The number of oysters in which nacre abnormality was observed/the number of surviving oysters.

Blanks indicate that the experiments were not conducted. NM: not measured Passage 1 is common to all of the passage test series performed (i.e., every hour, 5 days, and 10 days).

Test 5: chloroform sensitivity

In both experiments, the nacre abnormalities appeared similarly in the two experimental groups irrespective of the treatment of chloroform, whereas no abnormalities were found in the nacre of the control oysters (Table 7).

Table 7:
Test 5: Sensitivity to chloroform of causative agent.
Test 5-1 Test 5-2
Inoculum Nacre abnormalities! Mean shell score of survivors Nacre abnormalities! Mean shell score of survivors
Chloroform-treated 5/5 2.8 ± 0.9* 3/7 1.0 ± 0.6
Non-treated 5/5 3.6 ± 0.8* 3/7 1.4 ± 0.8
Hemolymph from healthy pearl oyster 0/5 0 ± 0 0/5 0 ± 0
DOI: 10.7717/peerj.12180/table-7

Notes:

Significantly different from the group injected with healthy pearl oyster hemolymph (Steel—Dwass test, p < 0.05).
The number of oysters in which nacre abnormality was observed/the number of surviving oysters.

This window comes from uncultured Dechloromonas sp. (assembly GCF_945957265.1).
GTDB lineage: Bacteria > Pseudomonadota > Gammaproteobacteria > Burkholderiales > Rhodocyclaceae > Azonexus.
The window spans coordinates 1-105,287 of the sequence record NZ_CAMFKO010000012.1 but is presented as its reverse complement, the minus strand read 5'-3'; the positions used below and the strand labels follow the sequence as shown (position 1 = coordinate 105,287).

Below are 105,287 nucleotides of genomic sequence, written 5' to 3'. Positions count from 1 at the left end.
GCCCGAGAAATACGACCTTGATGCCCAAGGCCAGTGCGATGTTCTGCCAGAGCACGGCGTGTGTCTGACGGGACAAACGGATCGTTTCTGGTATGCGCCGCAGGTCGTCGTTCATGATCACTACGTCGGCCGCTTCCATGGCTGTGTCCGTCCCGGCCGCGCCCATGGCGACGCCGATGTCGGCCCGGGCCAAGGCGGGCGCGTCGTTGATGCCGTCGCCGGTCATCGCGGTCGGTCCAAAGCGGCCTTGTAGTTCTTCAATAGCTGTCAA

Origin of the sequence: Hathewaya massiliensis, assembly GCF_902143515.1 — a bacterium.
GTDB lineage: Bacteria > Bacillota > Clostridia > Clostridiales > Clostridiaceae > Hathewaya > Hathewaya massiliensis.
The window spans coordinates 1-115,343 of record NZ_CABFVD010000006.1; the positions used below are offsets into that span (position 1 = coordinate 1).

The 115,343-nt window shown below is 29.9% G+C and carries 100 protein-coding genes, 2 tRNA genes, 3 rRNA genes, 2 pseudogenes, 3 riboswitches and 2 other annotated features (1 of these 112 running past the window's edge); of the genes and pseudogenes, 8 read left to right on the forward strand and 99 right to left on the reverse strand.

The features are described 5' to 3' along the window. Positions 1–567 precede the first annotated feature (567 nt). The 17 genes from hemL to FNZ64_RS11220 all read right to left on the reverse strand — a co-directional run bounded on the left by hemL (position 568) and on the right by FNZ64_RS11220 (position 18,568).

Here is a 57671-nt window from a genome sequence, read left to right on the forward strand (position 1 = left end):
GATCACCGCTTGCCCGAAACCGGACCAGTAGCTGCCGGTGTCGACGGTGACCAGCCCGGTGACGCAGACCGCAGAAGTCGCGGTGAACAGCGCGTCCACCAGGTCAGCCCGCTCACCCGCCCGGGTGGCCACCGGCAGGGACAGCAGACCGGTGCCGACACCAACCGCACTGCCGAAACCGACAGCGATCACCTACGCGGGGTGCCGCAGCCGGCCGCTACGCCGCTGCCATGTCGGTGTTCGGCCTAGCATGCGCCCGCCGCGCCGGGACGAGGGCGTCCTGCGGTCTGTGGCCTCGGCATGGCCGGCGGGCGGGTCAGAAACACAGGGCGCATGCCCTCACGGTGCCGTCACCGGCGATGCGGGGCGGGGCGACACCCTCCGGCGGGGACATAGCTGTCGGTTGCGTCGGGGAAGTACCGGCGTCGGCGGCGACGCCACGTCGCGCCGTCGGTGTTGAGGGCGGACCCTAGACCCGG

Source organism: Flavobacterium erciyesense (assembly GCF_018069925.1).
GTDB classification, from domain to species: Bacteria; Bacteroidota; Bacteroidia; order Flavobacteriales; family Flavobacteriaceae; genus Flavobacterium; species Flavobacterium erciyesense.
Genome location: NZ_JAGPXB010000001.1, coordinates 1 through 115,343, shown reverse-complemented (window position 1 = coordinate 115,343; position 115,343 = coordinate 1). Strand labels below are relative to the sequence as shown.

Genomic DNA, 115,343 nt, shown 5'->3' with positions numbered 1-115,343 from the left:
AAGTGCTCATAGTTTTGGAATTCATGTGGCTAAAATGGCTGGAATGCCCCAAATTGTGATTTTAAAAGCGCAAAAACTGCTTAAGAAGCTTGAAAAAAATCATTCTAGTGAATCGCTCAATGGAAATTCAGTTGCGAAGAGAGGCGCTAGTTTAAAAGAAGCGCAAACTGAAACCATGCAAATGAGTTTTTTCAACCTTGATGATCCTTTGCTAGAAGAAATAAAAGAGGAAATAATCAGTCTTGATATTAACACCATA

Test 6: thermal stability

No abnormalities in the nacreous layer were observed in the groups injected with the inoculums incubated at 50 and 60 °C in Test 6-1, and in the group injected with the inoculum treated with heat at 60 °C in Test 6-2 (Table 8).

Table 8:
Test 6: Thermal stability of causative agent of summer atrophy of pearl oyster pathogenicity.
Temperature Negative control
On-ice 40 °C 50 °C 60 °C Injection with healthy oyster hemolymph
Test-1
Nacre abnormalities! 5/5* 4/5* 0/5 0/5 0/5
Mean shell scores of survivors 2.0 ± 0.4# 2.0 ± 0.6 0 ± 0 0 ± 0 0 ± 0
Test-2
Nacre abnormalities! 4/5* 3/5* 4/5* 0/5 0/5
Mean shell scores of survivors 2.8 ± 0.9 2.2 ± 0.8 2.4 ± 0.8 0 ± 0 0 ± 0
DOI: 10.7717/peerj.12180/table-8

Notes:

Significantly different from healthy oyster hemolymph-injected group (Fisher’s exact test, p < 0.05).
Significantly different from healthy oyster hemolymph-injected group (Steel-Dwass test, p < 0.05).
The number of oysters in which nacre abnormality was observed/the number of surviving oysters.

Histopathology

In the oysters sampled on day 10, increased numbers of migrating cells were observed in the connective tissues in 4 out of 5 individuals, but no other significant histopathological changes were found in any of the observed specimens.